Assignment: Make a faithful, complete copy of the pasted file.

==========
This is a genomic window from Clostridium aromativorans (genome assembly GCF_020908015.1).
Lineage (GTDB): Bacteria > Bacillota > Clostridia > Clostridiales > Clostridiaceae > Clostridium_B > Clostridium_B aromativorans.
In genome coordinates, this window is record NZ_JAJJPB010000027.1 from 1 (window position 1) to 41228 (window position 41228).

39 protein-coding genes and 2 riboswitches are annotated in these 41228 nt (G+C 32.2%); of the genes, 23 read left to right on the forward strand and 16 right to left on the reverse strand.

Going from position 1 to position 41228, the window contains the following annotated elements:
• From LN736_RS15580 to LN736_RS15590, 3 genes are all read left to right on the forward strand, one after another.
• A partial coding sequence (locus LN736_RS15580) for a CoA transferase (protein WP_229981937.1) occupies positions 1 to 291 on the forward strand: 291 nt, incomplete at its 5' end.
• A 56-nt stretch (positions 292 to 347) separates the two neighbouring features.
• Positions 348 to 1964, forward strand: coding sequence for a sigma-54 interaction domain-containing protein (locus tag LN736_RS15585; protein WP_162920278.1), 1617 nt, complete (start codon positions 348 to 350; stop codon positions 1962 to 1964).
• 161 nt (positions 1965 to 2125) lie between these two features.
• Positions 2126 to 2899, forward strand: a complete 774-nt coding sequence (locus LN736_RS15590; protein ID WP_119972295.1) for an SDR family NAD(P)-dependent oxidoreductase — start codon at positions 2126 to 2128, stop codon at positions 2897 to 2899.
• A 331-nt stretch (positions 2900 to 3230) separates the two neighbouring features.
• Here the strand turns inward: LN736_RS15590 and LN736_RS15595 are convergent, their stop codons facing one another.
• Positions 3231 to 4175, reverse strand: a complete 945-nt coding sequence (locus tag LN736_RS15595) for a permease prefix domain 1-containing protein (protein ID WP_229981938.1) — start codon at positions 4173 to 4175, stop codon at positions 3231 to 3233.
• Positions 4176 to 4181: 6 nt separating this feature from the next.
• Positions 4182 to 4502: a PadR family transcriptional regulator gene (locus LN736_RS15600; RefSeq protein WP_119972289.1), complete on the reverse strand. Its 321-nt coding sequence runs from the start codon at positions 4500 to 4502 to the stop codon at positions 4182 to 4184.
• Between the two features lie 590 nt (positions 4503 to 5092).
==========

This is a genomic window from Clostridium aromativorans (genome assembly GCF_020908015.1).
Lineage (GTDB): Bacteria > Bacillota > Clostridia > Clostridiales > Clostridiaceae > Clostridium_B > Clostridium_B aromativorans.
In genome coordinates, this window is record NZ_JAJJPB010000027.1 from 1 (window position 1) to 41228 (window position 41228).

39 protein-coding genes and 2 riboswitches are annotated in these 41228 nt (G+C 32.2%); of the genes, 23 read left to right on the forward strand and 16 right to left on the reverse strand.

Going from position 1 to position 41228, the window contains the following annotated elements:
• From LN736_RS15580 to LN736_RS15590, 3 genes are all read left to right on the forward strand, one after another.
• A partial coding sequence (locus LN736_RS15580) for a CoA transferase (protein WP_229981937.1) occupies positions 1 to 291 on the forward strand: 291 nt, incomplete at its 5' end.
• A 56-nt stretch (positions 292 to 347) separates the two neighbouring features.
• Positions 348 to 1964, forward strand: coding sequence for a sigma-54 interaction domain-containing protein (locus tag LN736_RS15585; protein WP_162920278.1), 1617 nt, complete (start codon positions 348 to 350; stop codon positions 1962 to 1964).
• 161 nt (positions 1965 to 2125) lie between these two features.
• Positions 2126 to 2899, forward strand: a complete 774-nt coding sequence (locus LN736_RS15590; protein ID WP_119972295.1) for an SDR family NAD(P)-dependent oxidoreductase — start codon at positions 2126 to 2128, stop codon at positions 2897 to 2899.
• A 331-nt stretch (positions 2900 to 3230) separates the two neighbouring features.
• Here the strand turns inward: LN736_RS15590 and LN736_RS15595 are convergent, their stop codons facing one another.
• Positions 3231 to 4175, reverse strand: a complete 945-nt coding sequence (locus tag LN736_RS15595) for a permease prefix domain 1-containing protein (protein ID WP_229981938.1) — start codon at positions 4173 to 4175, stop codon at positions 3231 to 3233.
• Positions 4176 to 4181: 6 nt separating this feature from the next.
• Positions 4182 to 4502: a PadR family transcriptional regulator gene (locus LN736_RS15600; RefSeq protein WP_119972289.1), complete on the reverse strand. Its 321-nt coding sequence runs from the start codon at positions 4500 to 4502 to the stop codon at positions 4182 to 4184.
• Between the two features lie 590 nt (positions 4503 to 5092).